Black women have to work seven extra months to earn what White men were paid in 2016. On average, Black women make 67 cents on the dollar compared to White men.
In a recent blog post to mark Black Women’s Equal Pay Day, researchers at the Economic Policy Institute analyzed and debunked myths concerning the reasons why Black women earn less than White men.
Some people mistakenly believe that if Black women simply worked harder, they would earn higher wages.
However, according to EPI, the truth is that “Black women work more hours than White women. They have increased work hours 18.4 percent since 1979, yet the wage gap relative to White men has grown.”
The EPI blog post said that the growth in annual hours is “larger for Black women than for White women and men” who work in low-paying jobs and that “both Black and White workers have increased their number of annual hours in response to slow wage growth” and “working moms are significant contributors to this trend.”
Half of Black women who have jobs are working moms compared to 44.5 percent of White women.
Another common myth associated with the pay gap between Black women and White men is that Black women would earn higher wages if they were more educated.
“Two-thirds of Black women in the workforce have some postsecondary education, 29.4 percent have a bachelor’s degree or higher,” the blog post said. “Black women are paid less than White men at every level of education.”
According to EPI, Black women with less than a high school diploma make $10.62 on average compared to White men who make $15.16. Black women with advanced degrees earn $31.57 compared to White men, who make $48.27.
The racial wage gap persists in jobs dominated by Black women and jobs dominated by White men, according to EPI, dispelling the myth that Black women earn less due to their career choices.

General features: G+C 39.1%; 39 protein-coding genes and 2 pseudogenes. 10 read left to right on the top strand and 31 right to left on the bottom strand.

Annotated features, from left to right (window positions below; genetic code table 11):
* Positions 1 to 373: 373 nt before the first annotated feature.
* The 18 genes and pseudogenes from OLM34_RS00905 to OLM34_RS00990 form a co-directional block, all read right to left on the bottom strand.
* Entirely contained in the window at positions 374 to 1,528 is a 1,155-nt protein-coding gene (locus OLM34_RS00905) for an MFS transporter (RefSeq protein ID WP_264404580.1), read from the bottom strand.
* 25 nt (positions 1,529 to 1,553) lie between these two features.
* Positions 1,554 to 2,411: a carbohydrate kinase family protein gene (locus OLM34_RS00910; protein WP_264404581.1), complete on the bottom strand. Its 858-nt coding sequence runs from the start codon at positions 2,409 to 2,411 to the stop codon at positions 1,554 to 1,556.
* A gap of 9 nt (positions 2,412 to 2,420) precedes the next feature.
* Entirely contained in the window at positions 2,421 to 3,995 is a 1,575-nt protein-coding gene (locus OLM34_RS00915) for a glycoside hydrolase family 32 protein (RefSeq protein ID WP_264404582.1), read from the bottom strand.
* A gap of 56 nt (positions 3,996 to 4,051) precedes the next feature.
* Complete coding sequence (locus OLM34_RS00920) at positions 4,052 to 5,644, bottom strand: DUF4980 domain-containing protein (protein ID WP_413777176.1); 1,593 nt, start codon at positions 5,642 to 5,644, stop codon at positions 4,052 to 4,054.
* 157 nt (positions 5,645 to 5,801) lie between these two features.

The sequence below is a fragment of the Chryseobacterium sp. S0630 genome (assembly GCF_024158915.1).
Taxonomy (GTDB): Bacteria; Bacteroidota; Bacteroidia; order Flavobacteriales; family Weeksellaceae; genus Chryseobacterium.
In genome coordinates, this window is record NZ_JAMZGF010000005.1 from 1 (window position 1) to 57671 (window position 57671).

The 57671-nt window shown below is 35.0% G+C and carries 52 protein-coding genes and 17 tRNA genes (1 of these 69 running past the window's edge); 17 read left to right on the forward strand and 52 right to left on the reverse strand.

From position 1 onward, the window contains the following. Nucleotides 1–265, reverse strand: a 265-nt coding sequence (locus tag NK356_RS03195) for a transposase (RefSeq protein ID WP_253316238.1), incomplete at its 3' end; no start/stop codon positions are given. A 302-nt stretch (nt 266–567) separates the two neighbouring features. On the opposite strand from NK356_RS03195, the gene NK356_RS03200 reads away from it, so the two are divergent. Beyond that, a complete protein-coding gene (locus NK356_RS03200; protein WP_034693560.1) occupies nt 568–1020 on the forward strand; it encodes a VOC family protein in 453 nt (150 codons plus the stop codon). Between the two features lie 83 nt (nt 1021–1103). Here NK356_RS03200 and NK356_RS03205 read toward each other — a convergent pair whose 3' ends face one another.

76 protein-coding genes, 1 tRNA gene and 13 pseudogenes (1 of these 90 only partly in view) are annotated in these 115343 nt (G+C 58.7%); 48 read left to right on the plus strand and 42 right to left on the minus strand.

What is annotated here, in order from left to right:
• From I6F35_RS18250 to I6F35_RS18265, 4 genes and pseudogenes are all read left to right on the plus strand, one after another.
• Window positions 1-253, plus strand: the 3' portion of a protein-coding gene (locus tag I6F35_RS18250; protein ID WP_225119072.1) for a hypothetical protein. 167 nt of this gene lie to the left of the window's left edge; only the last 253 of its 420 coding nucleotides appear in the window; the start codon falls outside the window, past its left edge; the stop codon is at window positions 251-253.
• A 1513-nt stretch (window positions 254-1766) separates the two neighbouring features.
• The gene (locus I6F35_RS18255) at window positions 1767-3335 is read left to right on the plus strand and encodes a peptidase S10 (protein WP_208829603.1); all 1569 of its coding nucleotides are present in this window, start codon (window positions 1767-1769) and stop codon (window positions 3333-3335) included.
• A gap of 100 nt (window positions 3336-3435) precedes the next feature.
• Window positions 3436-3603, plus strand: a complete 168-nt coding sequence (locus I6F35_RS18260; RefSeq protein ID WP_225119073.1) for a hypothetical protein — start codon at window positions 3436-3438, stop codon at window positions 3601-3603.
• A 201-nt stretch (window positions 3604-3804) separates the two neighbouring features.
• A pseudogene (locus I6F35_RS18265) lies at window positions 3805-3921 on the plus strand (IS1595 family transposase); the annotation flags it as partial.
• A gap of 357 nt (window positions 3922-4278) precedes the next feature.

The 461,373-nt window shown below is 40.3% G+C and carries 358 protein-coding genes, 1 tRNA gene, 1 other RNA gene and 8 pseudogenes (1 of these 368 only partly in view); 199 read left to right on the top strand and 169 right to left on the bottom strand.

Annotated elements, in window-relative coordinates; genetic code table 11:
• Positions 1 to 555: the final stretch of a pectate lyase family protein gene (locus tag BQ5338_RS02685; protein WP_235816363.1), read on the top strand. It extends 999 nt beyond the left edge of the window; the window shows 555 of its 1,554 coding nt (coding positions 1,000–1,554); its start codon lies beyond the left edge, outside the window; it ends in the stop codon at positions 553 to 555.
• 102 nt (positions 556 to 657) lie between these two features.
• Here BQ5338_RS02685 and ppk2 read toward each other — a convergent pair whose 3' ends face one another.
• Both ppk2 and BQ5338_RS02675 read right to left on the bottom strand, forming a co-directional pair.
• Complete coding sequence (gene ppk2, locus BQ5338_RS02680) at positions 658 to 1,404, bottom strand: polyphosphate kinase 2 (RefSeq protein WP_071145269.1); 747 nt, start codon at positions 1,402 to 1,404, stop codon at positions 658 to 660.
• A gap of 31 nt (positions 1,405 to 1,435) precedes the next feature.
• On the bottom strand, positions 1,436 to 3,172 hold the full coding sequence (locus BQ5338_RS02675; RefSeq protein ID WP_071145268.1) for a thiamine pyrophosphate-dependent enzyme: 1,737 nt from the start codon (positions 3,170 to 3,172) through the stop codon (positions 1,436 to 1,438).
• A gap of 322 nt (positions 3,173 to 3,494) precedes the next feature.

“While White male physicians and surgeons earn, on average, $18 per hour more than Black women doing the same job, the gap for retail salespersons is also shocking, at more than $9 an hour,” according to EPI researchers.
Valerie Wilson, the director of race, ethnicity, and the economy at EPI said that career choice and education have little to do with the pay gap between Black women and White men.
“Black women, whether they make the same career choice [as White men] or not, will still earn less than White men,” said Wilson. “This can be in any career choice whether it is a male-dominated or a female-dominated career. We have seen that even in fields that are more common for women, men still make more than Black women in that career field.”
Wilson said that even though wages are growing faster for women than men, Black women still don’t see much benefit.
“While White women do make less than White men, they still earn quite a bit more than Black women,” said Wilson. “Women’s Equal Pay Day was held sometime in April while Black Women’s Equal Pay day is held in July.”
While the wage gap for Black women is caused by both gender and racial disparities, there are still ways to help minimize and close the pay gap between Black women and their counterparts.
Wilson said that economic policy in the U.S. can play a much larger role in minimizing the pay gap.
“We have anti-discrimination laws, but we must enforce those laws and ensure they are effective. There also has to be greater pay transparency,” said Wilson. “Other things that can help raise wages is collective bargaining. Also, Black women are known to be in lower-paying occupations, so raising the minimum wage would be very helpful.”
Wilson continued: “We need to make sure that Black women are fighting and being paid what they’re worth.”